Anoosh Chakelian is deputy web editor at the New Statesman.

Getty
Show Hide image

Donald Trump vs Barack Obama: How the inauguration speeches compared

We compared the two presidents on trade, foreign affairs and climate change – so you (really, really) don't have to.

After watching Donald Trump's inaugural address, what better way to get rid of the last few dregs of hope than by comparing what he said with Barack Obama's address from 2009? 

Both thanked the previous President, with Trump calling the Obamas "magnificent", and pledged to reform Washington, but the comparison ended there. 

Here is what each of them said: 

On American jobs

Obama:

The state of our economy calls for action, bold and swift.  And we will act, not only to create new jobs, but to lay a new foundation for growth.  We will build the roads and bridges, the electric grids and digital lines that feed our commerce and bind us together.  We'll restore science to its rightful place, and wield technology's wonders to raise health care's quality and lower its cost.  We will harness the sun and the winds and the soil to fuel our cars and run our factories.  And we will transform our schools and colleges and universities to meet the demands of a new age.

Trump:

For many decades we've enriched foreign industry at the expense of American industry, subsidized the armies of other countries while allowing for the very sad depletion of our military.

One by one, the factories shuttered and left our shores with not even a thought about the millions and millions of American workers that were left behind.

Obama had a plan for growth. Trump just blames the rest of the world...

On global warming

Obama:

With old friends and former foes, we'll work tirelessly to lessen the nuclear threat, and roll back the specter of a warming planet.

Trump:

On the Middle East:

Obama:

To the Muslim world, we seek a new way forward, based on mutual interest and mutual respect. To those leaders around the globe who seek to sow conflict, or blame their society's ills on the West, know that your people will judge you on what you can build, not what you destroy.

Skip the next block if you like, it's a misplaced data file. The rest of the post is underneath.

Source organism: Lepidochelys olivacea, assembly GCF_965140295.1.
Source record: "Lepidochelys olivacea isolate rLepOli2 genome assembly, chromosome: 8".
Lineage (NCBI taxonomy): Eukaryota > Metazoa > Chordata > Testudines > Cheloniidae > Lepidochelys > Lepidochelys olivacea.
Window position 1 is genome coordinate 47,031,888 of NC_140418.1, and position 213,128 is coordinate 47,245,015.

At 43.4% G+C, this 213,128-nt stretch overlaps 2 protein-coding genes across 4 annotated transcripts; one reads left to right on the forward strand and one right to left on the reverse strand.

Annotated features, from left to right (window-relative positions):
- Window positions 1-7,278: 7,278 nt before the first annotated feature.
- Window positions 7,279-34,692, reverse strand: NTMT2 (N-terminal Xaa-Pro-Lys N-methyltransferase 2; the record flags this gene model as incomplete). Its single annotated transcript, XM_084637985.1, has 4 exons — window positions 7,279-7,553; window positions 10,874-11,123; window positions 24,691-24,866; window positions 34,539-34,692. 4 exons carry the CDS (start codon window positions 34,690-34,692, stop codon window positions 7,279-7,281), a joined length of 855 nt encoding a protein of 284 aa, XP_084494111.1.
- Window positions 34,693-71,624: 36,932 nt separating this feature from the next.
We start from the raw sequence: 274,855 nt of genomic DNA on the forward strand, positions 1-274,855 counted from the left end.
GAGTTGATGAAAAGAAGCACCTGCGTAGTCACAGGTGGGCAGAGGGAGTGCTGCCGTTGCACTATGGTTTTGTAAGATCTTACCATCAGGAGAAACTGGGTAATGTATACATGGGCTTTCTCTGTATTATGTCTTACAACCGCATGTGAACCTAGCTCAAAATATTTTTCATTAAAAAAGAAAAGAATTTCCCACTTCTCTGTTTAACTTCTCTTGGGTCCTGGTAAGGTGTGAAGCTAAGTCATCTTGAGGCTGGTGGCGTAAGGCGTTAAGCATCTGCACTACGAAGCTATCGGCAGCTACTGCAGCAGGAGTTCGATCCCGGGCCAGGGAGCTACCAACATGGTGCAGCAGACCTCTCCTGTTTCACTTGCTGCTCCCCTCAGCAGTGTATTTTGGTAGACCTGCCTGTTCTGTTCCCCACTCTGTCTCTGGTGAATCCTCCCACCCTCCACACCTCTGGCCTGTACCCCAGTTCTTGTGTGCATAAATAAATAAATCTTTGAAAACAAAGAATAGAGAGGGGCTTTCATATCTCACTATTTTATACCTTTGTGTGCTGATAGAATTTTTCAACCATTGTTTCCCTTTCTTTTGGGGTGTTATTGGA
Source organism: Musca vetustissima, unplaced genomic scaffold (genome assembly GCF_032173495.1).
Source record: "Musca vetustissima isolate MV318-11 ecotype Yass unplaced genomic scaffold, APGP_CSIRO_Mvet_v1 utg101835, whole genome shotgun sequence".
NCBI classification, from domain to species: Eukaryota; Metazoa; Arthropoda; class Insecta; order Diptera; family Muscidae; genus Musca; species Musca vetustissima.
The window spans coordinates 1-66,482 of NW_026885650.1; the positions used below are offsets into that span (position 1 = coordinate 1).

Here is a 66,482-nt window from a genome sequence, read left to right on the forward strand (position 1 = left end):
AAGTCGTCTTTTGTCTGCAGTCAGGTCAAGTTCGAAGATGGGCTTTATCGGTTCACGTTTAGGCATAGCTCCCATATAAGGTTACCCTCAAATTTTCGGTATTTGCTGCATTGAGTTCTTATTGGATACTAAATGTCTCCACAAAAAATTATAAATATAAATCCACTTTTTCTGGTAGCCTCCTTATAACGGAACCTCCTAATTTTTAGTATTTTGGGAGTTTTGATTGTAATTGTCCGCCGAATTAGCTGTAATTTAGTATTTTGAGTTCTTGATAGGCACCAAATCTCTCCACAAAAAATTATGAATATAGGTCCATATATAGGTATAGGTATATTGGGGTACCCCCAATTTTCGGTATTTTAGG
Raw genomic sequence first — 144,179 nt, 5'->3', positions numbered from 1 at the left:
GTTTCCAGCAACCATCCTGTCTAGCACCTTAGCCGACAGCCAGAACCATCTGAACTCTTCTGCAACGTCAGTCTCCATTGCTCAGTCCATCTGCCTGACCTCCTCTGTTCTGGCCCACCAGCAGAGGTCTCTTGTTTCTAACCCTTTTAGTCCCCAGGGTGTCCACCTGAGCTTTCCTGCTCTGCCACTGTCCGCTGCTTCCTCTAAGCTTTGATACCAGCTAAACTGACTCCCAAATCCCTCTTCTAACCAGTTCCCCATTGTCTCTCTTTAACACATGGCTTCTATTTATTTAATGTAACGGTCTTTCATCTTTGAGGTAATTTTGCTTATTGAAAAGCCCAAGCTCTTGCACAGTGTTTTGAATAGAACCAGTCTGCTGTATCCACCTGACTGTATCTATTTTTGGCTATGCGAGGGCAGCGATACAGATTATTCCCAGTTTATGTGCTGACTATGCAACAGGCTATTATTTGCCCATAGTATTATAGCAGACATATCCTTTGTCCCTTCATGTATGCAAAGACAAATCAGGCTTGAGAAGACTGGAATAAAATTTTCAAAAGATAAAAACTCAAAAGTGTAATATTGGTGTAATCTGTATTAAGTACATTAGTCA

Trump:

We will re-enforce old alliances and form new ones and unite the civilized world against radical Islamic terrorism, which we will eradicate completely from the face of the earth.

On “greatness”

Obama:

In reaffirming the greatness of our nation we understand that greatness is never a given. It must be earned.

Trump:

America will start winning again, winning like never before.

 

On trade

Obama:

This is the journey we continue today.  We remain the most prosperous, powerful nation on Earth.  Our workers are no less productive than when this crisis began.  Our minds are no less inventive, our goods and services no less needed than they were last week, or last month, or last year.  Our capacity remains undiminished.  

Trump:

We must protect our borders from the ravages of other countries making our product, stealing our companies and destroying our jobs.

Protection will lead to great prosperity and strength. I will fight for you with every breath in my body, and I will never ever let you down.

Stephanie Boland is digital assistant at the New Statesman. She tweets at @stephanieboland